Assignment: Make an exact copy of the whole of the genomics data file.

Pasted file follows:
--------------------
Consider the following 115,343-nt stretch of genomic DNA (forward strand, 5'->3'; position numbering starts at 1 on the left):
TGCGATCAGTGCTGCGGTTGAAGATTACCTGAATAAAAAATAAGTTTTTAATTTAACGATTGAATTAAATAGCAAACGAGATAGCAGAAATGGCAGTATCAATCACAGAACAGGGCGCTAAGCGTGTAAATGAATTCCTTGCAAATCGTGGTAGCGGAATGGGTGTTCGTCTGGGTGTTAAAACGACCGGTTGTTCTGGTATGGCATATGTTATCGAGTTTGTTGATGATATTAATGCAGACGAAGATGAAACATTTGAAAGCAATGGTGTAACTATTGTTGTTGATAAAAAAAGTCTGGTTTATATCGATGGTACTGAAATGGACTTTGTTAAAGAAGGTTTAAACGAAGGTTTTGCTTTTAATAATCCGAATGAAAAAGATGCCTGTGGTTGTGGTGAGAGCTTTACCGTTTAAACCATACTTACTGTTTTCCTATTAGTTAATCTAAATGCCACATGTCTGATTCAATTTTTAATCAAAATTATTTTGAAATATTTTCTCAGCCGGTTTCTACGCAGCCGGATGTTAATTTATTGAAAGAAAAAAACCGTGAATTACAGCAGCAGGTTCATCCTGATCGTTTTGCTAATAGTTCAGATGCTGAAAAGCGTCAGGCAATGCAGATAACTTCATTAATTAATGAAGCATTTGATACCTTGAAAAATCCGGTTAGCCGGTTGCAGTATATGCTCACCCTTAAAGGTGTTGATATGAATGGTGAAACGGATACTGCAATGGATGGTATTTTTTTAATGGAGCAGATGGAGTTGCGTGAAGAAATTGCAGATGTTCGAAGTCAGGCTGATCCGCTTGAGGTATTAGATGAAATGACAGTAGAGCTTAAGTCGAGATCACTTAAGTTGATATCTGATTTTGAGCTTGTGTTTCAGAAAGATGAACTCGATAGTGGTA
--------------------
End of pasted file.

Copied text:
Consider the following 115,343-nt stretch of genomic DNA (forward strand, 5'->3'; position numbering starts at 1 on the left):
TGCGATCAGTGCTGCGGTTGAAGATTACCTGAATAAAAAATAAGTTTTTAATTTAACGATTGAATTAAATAGCAAACGAGATAGCAGAAATGGCAGTATCAATCACAGAACAGGGCGCTAAGCGTGTAAATGAATTCCTTGCAAATCGTGGTAGCGGAATGGGTGTTCGTCTGGGTGTTAAAACGACCGGTTGTTCTGGTATGGCATATGTTATCGAGTTTGTTGATGATATTAATGCAGACGAAGATGAAACATTTGAAAGCAATGGTGTAACTATTGTTGTTGATAAAAAAAGTCTGGTTTATATCGATGGTACTGAAATGGACTTTGTTAAAGAAGGTTTAAACGAAGGTTTTGCTTTTAATAATCCGAATGAAAAAGATGCCTGTGGTTGTGGTGAGAGCTTTACCGTTTAAACCATACTTACTGTTTTCCTATTAGTTAATCTAAATGCCACATGTCTGATTCAATTTTTAATCAAAATTATTTTGAAATATTTTCTCAGCCGGTTTCTACGCAGCCGGATGTTAATTTATTGAAAGAAAAAAACCGTGAATTACAGCAGCAGGTTCATCCTGATCGTTTTGCTAATAGTTCAGATGCTGAAAAGCGTCAGGCAATGCAGATAACTTCATTAATTAATGAAGCATTTGATACCTTGAAAAATCCGGTTAGCCGGTTGCAGTATATGCTCACCCTTAAAGGTGTTGATATGAATGGTGAAACGGATACTGCAATGGATGGTATTTTTTTAATGGAGCAGATGGAGTTGCGTGAAGAAATTGCAGATGTTCGAAGTCAGGCTGATCCGCTTGAGGTATTAGATGAAATGACAGTAGAGCTTAAGTCGAGATCACTTAAGTTGATATCTGATTTTGAGCTTGTGTTTCAGAAAGATGAACTCGATAGTGGTA